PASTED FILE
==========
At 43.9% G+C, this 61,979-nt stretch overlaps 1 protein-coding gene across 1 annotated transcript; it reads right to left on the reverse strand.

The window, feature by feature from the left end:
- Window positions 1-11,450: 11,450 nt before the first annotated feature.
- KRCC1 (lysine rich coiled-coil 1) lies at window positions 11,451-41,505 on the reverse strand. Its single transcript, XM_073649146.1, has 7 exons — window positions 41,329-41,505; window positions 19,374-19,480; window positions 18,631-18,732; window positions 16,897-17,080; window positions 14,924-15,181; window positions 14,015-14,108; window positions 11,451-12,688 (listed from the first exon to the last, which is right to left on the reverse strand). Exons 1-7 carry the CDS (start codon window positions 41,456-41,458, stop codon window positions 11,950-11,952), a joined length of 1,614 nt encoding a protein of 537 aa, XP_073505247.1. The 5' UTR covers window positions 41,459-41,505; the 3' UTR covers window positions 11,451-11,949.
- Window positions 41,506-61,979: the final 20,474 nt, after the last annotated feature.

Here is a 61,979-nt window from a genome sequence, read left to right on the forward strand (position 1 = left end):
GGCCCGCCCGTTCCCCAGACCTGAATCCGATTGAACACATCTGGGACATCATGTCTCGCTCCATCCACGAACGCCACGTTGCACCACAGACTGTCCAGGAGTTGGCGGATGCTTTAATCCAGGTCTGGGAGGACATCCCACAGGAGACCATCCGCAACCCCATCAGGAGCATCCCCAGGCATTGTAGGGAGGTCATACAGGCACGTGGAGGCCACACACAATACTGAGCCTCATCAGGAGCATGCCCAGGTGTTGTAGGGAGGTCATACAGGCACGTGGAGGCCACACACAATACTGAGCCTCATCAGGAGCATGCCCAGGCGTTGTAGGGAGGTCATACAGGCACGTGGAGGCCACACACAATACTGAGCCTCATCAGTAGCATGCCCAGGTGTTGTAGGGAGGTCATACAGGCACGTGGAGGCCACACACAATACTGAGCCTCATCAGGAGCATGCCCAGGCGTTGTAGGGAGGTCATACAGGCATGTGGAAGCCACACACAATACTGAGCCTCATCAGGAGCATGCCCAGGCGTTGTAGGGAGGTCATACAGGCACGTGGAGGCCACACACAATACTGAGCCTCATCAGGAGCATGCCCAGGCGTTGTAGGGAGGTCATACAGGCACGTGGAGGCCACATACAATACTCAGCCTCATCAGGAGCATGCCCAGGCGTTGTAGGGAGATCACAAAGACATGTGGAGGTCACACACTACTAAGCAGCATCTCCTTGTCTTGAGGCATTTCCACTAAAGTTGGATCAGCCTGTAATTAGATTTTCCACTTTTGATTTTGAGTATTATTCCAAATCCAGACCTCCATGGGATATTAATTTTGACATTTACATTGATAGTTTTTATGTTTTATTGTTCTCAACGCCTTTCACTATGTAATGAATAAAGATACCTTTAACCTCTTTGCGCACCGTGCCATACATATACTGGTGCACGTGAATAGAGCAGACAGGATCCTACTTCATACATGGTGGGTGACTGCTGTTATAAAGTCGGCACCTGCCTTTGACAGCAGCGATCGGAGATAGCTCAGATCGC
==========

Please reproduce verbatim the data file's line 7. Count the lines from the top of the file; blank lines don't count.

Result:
GGCCCGCCCGTTCCCCAGACCTGAATCCGATTGAACACATCTGGGACATCATGTCTCGCTCCATCCACGAACGCCACGTTGCACCACAGACTGTCCAGGAGTTGGCGGATGCTTTAATCCAGGTCTGGGAGGACATCCCACAGGAGACCATCCGCAACCCCATCAGGAGCATCCCCAGGCATTGTAGGGAGGTCATACAGGCACGTGGAGGCCACACACAATACTGAGCCTCATCAGGAGCATGCCCAGGTGTTGTAGGGAGGTCATACAGGCACGTGGAGGCCACACACAATACTGAGCCTCATCAGGAGCATGCCCAGGCGTTGTAGGGAGGTCATACAGGCACGTGGAGGCCACACACAATACTGAGCCTCATCAGTAGCATGCCCAGGTGTTGTAGGGAGGTCATACAGGCACGTGGAGGCCACACACAATACTGAGCCTCATCAGGAGCATGCCCAGGCGTTGTAGGGAGGTCATACAGGCATGTGGAAGCCACACACAATACTGAGCCTCATCAGGAGCATGCCCAGGCGTTGTAGGGAGGTCATACAGGCACGTGGAGGCCACACACAATACTGAGCCTCATCAGGAGCATGCCCAGGCGTTGTAGGGAGGTCATACAGGCACGTGGAGGCCACATACAATACTCAGCCTCATCAGGAGCATGCCCAGGCGTTGTAGGGAGATCACAAAGACATGTGGAGGTCACACACTACTAAGCAGCATCTCCTTGTCTTGAGGCATTTCCACTAAAGTTGGATCAGCCTGTAATTAGATTTTCCACTTTTGATTTTGAGTATTATTCCAAATCCAGACCTCCATGGGATATTAATTTTGACATTTACATTGATAGTTTTTATGTTTTATTGTTCTCAACGCCTTTCACTATGTAATGAATAAAGATACCTTTAACCTCTTTGCGCACCGTGCCATACATATACTGGTGCACGTGAATAGAGCAGACAGGATCCTACTTCATACATGGTGGGTGACTGCTGTTATAAAGTCGGCACCTGCCTTTGACAGCAGCGATCGGAGATAGCTCAGATCGC